Are Retained Reflexes holding you or your child back? Could Neurodevelopmental Therapy help?

by admin / 15 October 2017 / No Comments

What are Retained Primitive Reflexes?

In the womb and in the early stages of infancy, when the decision making processes have not fully developed, your function and survival are ensured by a host of reflexes called ‘primitive’ reflexes. They stimulate effective growth and development and play a crucial role in keeping you safe. For example, they help you in the birthing process, breast feeding and gripping onto things. As you mature, these reflexes are no longer needed so they inhibit to allow the higher brain to take over control. This is an essential and ‘neural-typical’ stage of your development, allowing you to perform the more complex tasks required in learning, movement control, emotional maturity and social interactions. However, it is becoming increasingly more common for these reflexes to remain present. As a consequence of this, your nervous system may automatically react inappropriately and undesirably in certain situations. This can adversely affect your development, learning and behaviour and is referred to as Retained Primitive Reflexes.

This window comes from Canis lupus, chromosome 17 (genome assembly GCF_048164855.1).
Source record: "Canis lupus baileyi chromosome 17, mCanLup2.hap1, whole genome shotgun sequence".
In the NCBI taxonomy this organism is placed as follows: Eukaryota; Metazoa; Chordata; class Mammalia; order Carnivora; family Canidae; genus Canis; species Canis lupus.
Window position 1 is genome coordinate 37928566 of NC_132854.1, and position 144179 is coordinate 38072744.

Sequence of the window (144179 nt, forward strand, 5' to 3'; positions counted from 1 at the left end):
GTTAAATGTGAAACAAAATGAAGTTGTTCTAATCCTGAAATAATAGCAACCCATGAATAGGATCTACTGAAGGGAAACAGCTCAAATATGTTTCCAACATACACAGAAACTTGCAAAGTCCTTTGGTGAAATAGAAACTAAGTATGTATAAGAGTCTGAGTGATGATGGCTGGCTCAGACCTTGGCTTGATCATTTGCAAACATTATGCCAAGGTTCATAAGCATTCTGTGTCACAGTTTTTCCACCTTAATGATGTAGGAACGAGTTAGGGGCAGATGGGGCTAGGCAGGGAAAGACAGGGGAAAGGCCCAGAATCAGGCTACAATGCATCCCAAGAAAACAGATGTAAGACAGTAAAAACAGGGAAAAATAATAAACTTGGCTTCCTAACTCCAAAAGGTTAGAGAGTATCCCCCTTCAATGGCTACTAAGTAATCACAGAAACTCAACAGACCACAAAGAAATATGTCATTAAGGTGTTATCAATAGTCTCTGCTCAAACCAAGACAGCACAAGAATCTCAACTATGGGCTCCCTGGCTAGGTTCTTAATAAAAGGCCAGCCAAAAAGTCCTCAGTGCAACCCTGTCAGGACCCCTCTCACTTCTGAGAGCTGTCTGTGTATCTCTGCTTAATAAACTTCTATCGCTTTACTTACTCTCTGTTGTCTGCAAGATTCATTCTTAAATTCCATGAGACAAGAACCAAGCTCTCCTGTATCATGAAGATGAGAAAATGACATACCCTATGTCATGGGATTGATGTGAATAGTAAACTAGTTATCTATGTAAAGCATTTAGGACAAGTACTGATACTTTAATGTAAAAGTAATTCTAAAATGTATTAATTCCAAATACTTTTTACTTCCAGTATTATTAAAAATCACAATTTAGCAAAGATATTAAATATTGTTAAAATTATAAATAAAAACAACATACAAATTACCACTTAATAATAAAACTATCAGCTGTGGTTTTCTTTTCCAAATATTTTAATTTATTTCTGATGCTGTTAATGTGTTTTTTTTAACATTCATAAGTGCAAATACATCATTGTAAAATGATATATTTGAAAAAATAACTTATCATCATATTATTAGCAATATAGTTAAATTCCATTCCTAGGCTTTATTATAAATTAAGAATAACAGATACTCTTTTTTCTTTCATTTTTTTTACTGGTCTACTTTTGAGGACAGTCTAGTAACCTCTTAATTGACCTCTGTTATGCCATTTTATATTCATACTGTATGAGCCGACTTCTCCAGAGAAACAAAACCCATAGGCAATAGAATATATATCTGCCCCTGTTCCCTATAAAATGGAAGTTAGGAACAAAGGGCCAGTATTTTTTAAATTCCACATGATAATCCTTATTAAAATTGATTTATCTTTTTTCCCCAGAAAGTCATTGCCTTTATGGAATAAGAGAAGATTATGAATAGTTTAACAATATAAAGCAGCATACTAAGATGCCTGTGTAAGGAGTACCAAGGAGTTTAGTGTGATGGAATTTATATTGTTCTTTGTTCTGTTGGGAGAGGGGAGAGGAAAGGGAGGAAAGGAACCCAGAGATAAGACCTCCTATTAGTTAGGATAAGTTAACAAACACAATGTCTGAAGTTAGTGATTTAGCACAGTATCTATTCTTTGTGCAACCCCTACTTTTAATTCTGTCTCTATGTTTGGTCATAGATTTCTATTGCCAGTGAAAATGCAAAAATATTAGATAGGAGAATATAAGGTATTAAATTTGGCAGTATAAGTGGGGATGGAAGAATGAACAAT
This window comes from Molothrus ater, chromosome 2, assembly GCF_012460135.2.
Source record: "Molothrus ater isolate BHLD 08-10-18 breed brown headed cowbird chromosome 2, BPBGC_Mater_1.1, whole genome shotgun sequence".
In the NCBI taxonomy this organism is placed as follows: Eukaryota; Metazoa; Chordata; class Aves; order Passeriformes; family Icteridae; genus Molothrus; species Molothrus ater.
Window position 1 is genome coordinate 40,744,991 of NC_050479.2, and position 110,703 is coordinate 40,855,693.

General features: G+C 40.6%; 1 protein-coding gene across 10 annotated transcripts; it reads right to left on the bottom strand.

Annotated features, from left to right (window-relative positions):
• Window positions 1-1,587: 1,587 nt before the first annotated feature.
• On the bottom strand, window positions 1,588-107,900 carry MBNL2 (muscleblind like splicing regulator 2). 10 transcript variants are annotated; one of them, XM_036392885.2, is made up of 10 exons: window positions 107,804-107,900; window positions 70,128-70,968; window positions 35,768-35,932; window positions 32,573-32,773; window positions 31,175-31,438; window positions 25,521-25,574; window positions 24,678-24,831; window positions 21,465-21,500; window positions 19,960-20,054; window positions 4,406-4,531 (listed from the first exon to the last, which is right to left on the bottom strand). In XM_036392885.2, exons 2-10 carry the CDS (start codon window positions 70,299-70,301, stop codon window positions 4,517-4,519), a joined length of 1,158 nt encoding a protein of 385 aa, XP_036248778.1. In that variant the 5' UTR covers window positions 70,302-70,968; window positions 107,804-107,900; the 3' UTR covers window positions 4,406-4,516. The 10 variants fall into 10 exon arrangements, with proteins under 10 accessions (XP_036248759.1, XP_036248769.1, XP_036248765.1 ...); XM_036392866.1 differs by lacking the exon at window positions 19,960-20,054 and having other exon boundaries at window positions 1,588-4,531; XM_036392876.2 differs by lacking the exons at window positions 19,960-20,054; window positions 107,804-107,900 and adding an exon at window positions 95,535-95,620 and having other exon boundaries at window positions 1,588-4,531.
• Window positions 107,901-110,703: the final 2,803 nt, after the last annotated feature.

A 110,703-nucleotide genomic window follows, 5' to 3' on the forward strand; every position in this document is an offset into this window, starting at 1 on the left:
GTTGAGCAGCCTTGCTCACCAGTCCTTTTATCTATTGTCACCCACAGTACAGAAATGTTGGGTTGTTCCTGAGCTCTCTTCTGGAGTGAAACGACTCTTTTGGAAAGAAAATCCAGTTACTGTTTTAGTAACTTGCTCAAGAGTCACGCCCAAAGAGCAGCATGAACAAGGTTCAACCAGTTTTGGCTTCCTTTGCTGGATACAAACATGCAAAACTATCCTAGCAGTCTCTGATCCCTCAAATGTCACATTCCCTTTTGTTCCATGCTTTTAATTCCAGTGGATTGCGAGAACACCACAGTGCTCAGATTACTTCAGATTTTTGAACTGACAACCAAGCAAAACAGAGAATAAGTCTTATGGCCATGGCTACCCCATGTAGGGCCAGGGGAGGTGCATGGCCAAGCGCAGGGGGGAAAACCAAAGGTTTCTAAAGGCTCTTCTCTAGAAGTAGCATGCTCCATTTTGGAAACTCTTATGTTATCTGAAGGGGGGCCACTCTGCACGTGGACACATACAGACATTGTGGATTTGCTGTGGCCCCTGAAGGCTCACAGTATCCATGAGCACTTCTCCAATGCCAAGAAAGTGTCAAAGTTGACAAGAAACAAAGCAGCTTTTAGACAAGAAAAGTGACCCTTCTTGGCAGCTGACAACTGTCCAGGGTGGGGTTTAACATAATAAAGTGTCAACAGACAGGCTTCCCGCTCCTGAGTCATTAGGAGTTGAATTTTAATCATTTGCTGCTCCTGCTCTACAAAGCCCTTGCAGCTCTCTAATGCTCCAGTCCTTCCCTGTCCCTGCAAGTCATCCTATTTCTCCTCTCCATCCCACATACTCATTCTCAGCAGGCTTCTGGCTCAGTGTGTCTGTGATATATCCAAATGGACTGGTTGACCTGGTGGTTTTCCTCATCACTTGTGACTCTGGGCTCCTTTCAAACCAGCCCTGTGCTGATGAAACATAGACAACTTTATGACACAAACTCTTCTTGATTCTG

How would I recognise this in myself or my children?

If retained, the reflexes can play havoc with our ability to function effectively and age-appropriately. Often, this can present as ASD’s, dyslexia and dyspraxia type symptoms but also a myriad of symptoms of developmental delay including immature behaviour, shyness, speech & language difficulties, poor focus, concentration & classroom learning, weak pencil grip, poor sleep patterns and even a difficult relationship with food and digestion. There may also have been indicators in the early stages such as a delayed or difficult birth, feeding/ latching issues, reflux, delayed speech, teething or walking, failure to crawl (or bum shufflers), W-sitting, toe walking and a general failure to thrive.

The treatment programme

It is a very straightforward assessment process to establish if the primitive reflexes have indeed been retained. Once a profile of the reflexes has been built in the initial assessment, the treatment is then a series of neural stimulation programmes that are delivered at home in the morning and evening – it takes less than 5 minutes. It’s then necessary to follow-up 6 weeks later.

Jo Rodhouse

Jo Rodhouse

Jo Rodhouse (BSc Hons) is a qualified and insured Neuro Developmental Therapist practising out of Thame Therapy Clinic and the Castle Street Clinic, High Wycombe.

For more information call the clinic on 01844 215555  or email: or visit

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